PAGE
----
SAN ANGELO, TX — “If there was an accident the immediate contamination radius is 50 miles,” said Jon Mark Hogg, the Democratic Party candidate for congress, district 11. Hogg is talking about the proposed high level nuclear waste storage in Andrews that is working its way through the federal and state agencies right now. Andrews is a town near Midland.
Hogg sat down for an interview on camera after the candidate forum at the San Angelo Home Builders Association luncheon in San Angelo on Wednesday. There, he faced his two opponents, Wacey Alpha Cody, the Libertarian candidate; and August Pfluger, the Republican candidate.
Hogg opposes storage of highly radioactive waste in CD-11 and this has become one of his signature issues. Hogg explained that to get the radioactive waste here, from over 100 nuclear power plants, it will be transported by rail through Dallas/Fort Worth, Abilene, Big Spring, and Midland. The cargo is very large, highly radioactive spent fuel rods from nuclear power plants.
“It’s a big issue and not well-known across the district. But when people find out about it, they are surprised,” Hogg said.
The facility also exposes the oil fields of the Permian Basin to a national security threat. Hogg claimed the nuke waste facility will become a terrorist target.
Hogg, who has served San Angelo for 28 years as an attorney focused on solving problems for area businesses, is also passionate about finding solutions to foster better health care in rural Texas.
He doesn’t believe the Affordable Care Act should be dismantled, although he believes the legislation was not as good as it should have been.
“Steel sharpens steel,” Hogg said. By that, he meant having both political parties hash out major legislation like Obamacare would have created better legislation. But the legislation was passed without any Republican support. Now, however, we have lived with the ACA for a decade, and Hogg proposed tweaking the system as a starting point. Among the challenges to solve are maintaining the ACA’s promise of health insurance coverage for those with pre-existing conditions and providing a single-payer option for Americans who cannot afford health care, Hogg said.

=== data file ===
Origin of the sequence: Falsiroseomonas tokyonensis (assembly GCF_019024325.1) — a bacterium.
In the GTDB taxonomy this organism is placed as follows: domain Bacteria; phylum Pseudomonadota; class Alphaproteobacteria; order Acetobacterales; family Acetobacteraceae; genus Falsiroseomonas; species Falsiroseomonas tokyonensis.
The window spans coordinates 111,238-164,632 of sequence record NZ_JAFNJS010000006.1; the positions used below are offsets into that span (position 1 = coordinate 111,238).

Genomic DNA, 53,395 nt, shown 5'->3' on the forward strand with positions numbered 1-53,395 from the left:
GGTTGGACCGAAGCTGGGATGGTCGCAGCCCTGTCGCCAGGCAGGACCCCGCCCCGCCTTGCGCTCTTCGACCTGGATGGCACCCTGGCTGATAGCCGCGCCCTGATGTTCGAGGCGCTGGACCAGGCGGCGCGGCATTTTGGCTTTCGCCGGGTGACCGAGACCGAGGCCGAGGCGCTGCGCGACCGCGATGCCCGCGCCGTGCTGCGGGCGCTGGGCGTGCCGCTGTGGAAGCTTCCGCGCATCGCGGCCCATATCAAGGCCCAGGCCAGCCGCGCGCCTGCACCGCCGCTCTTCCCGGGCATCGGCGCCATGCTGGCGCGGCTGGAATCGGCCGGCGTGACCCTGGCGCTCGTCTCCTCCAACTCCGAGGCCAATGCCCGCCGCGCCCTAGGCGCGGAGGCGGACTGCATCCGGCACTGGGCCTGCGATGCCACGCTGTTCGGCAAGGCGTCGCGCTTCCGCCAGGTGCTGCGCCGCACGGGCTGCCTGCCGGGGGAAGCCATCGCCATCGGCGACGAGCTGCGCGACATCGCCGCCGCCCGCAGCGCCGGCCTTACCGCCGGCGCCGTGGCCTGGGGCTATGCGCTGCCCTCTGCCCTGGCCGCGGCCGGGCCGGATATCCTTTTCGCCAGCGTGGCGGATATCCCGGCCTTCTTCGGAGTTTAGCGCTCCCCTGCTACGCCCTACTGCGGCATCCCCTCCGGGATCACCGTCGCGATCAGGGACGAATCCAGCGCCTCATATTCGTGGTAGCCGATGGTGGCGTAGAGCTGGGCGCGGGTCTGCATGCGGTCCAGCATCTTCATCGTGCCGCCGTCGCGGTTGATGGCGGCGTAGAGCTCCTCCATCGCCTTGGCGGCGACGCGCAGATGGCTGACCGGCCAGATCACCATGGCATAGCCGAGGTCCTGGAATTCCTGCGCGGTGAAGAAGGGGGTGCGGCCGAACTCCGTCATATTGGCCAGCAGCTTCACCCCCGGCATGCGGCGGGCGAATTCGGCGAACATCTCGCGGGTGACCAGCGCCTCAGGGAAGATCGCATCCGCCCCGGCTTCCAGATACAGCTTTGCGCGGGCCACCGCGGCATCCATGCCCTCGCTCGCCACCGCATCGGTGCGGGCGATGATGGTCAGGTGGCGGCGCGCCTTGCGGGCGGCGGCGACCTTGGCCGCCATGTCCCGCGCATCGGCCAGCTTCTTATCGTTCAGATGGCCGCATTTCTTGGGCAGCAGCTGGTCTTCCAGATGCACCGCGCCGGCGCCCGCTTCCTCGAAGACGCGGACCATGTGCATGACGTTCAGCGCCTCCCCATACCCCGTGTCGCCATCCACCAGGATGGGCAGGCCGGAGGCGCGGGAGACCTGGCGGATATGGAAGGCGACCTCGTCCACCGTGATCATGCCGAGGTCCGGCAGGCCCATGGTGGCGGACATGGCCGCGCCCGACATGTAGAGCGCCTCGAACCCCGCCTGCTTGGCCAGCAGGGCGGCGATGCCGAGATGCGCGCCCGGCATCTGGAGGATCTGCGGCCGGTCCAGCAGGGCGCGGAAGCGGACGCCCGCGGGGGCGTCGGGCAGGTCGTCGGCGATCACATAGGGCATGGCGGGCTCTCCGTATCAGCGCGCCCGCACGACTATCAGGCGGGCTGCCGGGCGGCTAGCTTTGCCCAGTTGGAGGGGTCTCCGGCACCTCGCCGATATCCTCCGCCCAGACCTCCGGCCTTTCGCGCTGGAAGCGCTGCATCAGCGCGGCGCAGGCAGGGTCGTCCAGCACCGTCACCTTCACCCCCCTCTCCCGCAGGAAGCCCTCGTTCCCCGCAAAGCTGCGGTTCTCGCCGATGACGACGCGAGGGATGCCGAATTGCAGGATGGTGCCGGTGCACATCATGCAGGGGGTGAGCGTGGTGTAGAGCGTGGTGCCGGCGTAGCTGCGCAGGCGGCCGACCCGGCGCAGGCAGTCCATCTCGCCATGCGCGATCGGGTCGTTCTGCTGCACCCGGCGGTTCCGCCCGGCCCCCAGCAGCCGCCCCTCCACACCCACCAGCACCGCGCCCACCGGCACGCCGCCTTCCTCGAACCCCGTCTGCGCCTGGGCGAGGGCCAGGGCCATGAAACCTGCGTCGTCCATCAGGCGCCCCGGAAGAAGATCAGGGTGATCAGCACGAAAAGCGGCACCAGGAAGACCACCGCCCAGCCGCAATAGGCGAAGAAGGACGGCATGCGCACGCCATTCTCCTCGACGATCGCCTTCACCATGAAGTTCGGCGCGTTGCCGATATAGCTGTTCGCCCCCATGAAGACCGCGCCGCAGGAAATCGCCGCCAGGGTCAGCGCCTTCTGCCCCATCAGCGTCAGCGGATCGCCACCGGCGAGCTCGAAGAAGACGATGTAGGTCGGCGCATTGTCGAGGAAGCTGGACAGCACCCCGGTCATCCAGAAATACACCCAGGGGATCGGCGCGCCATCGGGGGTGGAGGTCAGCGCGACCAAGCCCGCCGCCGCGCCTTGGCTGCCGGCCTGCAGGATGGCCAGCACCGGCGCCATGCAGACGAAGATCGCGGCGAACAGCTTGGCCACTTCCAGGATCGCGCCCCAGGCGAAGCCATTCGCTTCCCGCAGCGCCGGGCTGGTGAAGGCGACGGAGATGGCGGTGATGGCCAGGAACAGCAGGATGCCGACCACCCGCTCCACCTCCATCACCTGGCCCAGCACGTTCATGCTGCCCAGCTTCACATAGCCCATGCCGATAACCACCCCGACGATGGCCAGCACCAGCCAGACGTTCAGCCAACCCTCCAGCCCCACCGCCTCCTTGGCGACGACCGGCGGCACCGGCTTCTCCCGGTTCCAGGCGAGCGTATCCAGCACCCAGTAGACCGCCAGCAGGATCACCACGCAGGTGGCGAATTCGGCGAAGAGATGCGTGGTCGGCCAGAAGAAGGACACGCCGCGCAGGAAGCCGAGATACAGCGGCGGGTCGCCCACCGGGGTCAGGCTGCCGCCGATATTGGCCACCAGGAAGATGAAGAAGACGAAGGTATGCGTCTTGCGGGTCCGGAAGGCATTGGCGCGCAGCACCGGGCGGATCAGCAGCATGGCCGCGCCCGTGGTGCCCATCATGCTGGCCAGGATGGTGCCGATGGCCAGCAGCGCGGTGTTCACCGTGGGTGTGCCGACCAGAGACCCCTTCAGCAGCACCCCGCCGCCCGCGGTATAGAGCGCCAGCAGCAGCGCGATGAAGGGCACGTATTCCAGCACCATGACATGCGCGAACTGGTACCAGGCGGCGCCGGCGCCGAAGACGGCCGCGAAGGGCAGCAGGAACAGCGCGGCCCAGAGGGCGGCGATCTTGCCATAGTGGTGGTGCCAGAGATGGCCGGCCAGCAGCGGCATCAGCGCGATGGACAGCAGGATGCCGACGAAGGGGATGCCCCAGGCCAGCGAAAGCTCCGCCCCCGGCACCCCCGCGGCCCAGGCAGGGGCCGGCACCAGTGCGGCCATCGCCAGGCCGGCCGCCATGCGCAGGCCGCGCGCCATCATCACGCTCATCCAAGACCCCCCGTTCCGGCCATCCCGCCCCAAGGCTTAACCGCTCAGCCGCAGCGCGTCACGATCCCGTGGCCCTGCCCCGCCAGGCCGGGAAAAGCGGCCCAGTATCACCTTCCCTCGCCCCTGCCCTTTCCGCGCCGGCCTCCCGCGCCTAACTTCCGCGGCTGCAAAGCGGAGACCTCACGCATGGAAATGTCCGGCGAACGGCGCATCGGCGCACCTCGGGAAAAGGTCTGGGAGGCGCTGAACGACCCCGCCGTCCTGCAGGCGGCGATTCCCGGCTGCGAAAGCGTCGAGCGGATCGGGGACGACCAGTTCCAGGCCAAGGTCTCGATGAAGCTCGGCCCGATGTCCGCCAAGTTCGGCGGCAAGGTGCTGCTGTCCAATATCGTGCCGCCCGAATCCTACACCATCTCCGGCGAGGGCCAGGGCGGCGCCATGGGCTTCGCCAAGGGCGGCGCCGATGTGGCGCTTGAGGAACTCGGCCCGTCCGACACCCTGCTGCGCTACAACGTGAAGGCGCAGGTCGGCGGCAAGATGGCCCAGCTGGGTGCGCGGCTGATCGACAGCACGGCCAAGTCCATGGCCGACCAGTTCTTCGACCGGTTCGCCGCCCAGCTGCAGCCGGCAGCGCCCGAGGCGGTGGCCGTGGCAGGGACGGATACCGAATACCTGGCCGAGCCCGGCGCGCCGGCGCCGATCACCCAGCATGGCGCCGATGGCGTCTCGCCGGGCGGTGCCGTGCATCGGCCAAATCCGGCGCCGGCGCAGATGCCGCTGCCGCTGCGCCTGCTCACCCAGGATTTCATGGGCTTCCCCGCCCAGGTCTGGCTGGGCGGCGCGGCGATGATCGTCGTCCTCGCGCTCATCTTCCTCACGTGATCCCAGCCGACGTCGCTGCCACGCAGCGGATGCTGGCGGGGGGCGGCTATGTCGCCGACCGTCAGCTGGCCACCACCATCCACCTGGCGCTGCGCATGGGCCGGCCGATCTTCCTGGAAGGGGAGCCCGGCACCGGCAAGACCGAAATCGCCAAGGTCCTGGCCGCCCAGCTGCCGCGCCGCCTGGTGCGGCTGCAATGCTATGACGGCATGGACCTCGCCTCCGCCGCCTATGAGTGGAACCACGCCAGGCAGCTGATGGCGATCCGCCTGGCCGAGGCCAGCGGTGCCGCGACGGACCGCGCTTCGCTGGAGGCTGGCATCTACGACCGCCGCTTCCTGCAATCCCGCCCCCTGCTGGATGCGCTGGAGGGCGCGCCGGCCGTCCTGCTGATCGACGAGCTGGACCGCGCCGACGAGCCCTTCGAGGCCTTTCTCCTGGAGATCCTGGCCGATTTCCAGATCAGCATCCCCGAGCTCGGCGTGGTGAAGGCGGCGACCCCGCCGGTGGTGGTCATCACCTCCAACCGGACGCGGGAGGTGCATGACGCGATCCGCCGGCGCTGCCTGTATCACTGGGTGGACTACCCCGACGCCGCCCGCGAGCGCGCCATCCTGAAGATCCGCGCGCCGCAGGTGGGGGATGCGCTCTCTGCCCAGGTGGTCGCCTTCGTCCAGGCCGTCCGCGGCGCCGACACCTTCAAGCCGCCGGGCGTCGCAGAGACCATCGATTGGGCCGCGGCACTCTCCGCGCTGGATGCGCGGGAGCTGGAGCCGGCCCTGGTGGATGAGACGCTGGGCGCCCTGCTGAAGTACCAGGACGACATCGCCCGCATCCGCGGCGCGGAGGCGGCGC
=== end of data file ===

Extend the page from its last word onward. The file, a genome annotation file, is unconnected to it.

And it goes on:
Hogg said fixing these issues in Washington will help foster a better business environment for hospitals serving rural areas like CD-11. He said the Shannon Health acquisition of San Angelo Community Medical Center was a result of federal policy, in part.
“One of the issues is a health care system that does not encourage competition in these areas. Huge numbers of uninsured and indigent care make it very difficult for rural hospitals to survive,” he said.
How to insure more Americans will help hospitals collect what they bill. Hogg suggested that Texas should still take advantage of Medicaid expansion that was offered with Obamacare 10 years ago. That would provide more free or reduced cost health insurance to CD-11 residents further up the salary scale.
“Not a big fan of Medicare for all. I don’t trust big solutions to big problems. I am in favor of a public option,” Hogg said.
Watch the video interview above.
Other video interviews of the candidates for congress, CD-11:
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